Let's accelerate those so that we can generate the efficiencies that will both fuel the growth and getting the top line back up and allow us to bridge in terms of resources given that revenue is still impacted in the near term. So it's got to be done, and we're going to – the last part of that is really -- it's going to build on the culture of work we have done in recent years to focus on a growth mindset. We've got to keep pushing that idea and keep looking for what's working and take the resources from the brands and the ideas and the projects that aren't working and funnel them back to those with the most opportunity. So it's really an end-to-end idea, from the consumer backwards through to the structure and the culture of the organization, so that actually you end up with an agenda that's not just a mix of two things, strategy and growth and efficiency, but actually, each of those components is necessary and enables the other.


Your next question comes from the line of Lauren Lieberman with Barclays. Please go ahead. Your line is now open.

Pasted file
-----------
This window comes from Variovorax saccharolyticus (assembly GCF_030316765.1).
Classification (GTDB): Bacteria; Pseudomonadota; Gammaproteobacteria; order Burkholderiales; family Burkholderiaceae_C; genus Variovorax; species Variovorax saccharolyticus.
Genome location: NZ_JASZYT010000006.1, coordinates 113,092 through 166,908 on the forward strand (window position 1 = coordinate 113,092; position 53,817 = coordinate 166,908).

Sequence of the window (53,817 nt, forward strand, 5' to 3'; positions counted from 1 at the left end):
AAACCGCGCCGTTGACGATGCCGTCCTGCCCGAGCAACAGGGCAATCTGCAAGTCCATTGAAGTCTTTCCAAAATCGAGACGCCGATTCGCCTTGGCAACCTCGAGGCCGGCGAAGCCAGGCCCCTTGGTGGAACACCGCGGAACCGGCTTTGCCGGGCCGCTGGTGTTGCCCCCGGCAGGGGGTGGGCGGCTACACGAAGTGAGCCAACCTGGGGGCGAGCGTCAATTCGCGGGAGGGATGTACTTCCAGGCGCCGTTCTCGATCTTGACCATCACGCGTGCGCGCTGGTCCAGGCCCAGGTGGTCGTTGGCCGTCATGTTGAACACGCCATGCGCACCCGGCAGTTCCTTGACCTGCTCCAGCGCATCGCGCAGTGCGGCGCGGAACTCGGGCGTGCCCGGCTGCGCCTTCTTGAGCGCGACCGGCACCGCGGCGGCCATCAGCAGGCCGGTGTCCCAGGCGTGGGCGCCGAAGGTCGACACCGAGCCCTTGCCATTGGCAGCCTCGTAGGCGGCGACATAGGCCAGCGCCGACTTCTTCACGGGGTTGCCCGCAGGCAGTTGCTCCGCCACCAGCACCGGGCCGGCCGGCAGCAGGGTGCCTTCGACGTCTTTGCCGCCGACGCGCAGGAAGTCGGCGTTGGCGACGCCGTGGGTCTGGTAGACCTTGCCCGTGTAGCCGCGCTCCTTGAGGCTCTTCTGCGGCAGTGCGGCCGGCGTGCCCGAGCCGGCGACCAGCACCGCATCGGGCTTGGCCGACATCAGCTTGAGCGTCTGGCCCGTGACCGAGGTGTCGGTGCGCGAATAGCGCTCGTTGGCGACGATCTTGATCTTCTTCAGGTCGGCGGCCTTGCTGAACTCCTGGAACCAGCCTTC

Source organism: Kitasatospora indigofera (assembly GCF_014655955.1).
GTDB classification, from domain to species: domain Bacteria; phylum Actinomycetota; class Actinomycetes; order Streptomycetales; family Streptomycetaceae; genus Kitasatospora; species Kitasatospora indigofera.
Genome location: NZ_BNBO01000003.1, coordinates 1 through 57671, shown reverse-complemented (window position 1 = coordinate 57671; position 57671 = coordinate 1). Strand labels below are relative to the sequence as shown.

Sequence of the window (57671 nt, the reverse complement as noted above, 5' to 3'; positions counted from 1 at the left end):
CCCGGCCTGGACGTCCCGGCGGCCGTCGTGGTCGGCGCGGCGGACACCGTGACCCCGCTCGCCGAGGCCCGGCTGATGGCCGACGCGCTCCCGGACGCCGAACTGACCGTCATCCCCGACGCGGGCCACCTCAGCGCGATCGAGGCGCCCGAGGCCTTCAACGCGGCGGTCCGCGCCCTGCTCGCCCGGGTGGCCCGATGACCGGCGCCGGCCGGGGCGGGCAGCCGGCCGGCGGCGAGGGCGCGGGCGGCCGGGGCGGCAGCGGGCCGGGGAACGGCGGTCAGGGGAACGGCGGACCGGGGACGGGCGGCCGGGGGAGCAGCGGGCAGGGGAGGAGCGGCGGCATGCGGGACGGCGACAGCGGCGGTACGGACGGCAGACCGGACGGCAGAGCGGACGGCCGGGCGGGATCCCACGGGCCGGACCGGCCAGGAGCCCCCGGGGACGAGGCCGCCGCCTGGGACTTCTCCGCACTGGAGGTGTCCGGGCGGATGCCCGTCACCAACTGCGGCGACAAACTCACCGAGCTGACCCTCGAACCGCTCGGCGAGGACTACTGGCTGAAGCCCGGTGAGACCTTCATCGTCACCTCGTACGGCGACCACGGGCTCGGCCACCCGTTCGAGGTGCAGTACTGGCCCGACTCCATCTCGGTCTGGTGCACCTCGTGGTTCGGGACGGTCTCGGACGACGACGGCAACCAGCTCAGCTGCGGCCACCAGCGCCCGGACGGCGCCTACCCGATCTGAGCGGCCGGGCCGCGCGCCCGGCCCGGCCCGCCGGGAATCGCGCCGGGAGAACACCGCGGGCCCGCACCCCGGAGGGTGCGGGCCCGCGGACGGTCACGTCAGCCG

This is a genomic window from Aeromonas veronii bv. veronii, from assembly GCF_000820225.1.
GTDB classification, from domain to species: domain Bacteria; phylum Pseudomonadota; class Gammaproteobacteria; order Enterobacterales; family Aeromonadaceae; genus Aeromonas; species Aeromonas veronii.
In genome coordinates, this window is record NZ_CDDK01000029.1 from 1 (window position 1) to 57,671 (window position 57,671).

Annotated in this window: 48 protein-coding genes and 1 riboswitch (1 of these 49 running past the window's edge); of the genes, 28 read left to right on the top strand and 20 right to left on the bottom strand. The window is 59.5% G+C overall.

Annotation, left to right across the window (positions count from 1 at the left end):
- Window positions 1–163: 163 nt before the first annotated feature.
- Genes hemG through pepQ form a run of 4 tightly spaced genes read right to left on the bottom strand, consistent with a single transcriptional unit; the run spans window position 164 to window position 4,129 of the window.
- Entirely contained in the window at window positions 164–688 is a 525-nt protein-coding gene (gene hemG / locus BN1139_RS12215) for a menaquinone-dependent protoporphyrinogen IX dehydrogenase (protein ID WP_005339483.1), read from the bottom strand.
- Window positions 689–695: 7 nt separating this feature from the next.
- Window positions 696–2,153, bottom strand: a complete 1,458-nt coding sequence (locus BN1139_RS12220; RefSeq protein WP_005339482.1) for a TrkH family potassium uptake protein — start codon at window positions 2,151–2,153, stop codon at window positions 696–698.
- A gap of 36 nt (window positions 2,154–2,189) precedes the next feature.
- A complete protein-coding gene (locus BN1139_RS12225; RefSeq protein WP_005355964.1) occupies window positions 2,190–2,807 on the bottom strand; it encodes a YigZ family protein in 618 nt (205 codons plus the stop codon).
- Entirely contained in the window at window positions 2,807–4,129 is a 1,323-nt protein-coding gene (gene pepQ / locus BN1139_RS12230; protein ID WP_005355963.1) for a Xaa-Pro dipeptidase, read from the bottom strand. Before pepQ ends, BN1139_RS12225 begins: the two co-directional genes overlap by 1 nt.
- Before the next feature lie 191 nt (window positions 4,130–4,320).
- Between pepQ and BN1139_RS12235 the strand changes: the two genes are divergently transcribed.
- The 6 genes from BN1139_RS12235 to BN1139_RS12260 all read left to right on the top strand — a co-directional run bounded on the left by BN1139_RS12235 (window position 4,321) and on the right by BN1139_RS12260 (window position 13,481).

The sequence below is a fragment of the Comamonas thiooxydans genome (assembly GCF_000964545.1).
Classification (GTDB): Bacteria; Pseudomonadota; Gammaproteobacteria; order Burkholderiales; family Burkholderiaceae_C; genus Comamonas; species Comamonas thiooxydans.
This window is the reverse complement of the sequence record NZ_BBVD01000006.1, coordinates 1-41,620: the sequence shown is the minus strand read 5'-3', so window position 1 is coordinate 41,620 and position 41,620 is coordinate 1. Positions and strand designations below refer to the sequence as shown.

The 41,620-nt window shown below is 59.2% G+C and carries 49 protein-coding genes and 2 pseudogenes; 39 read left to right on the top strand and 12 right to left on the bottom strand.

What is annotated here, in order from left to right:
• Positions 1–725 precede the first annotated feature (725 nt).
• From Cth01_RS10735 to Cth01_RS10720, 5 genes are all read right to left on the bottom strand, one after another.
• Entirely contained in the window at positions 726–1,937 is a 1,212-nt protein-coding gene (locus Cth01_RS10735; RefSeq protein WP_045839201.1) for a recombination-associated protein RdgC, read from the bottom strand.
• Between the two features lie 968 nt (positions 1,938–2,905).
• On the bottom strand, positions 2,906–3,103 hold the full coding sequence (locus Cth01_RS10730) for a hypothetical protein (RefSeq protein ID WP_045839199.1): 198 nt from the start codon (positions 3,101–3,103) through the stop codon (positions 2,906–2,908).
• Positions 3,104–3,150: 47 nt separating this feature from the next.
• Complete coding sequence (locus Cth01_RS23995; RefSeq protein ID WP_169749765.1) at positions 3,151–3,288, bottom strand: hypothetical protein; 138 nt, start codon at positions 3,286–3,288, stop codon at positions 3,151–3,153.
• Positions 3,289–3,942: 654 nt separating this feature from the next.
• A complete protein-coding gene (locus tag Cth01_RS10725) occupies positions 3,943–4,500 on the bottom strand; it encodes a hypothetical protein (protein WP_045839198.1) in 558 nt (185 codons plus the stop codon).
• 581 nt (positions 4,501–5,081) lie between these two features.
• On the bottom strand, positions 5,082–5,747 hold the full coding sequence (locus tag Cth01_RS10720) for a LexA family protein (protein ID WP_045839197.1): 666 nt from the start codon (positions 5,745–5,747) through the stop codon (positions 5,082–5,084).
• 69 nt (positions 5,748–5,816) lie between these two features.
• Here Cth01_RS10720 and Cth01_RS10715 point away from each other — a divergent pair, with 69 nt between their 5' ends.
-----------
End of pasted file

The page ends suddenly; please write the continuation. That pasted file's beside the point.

Lauren Lieberman -- Barclays -- Analyst

Great, thanks. Good morning. I was hoping -- you touched a bit, of course, on revenue growth management, but I think that's an area where we've all been, I think, well educated on revenue growth management as a great tool to drive growth in, let's call it, roughly economic expansion. And then in an economic downturn, still probably a bit less explored.

The price/mix performance in Latin America, and I think you highlighted Mexico, in particular in the press release, was really notable. So if you could talk a little bit about where you are in terms of implementing revenue growth management strategies to benefit you or to help support the business in a downturn. Is Mexico simply a lead market and there's much more to come on that front? But additional color there, I think, could be helpful. Thanks.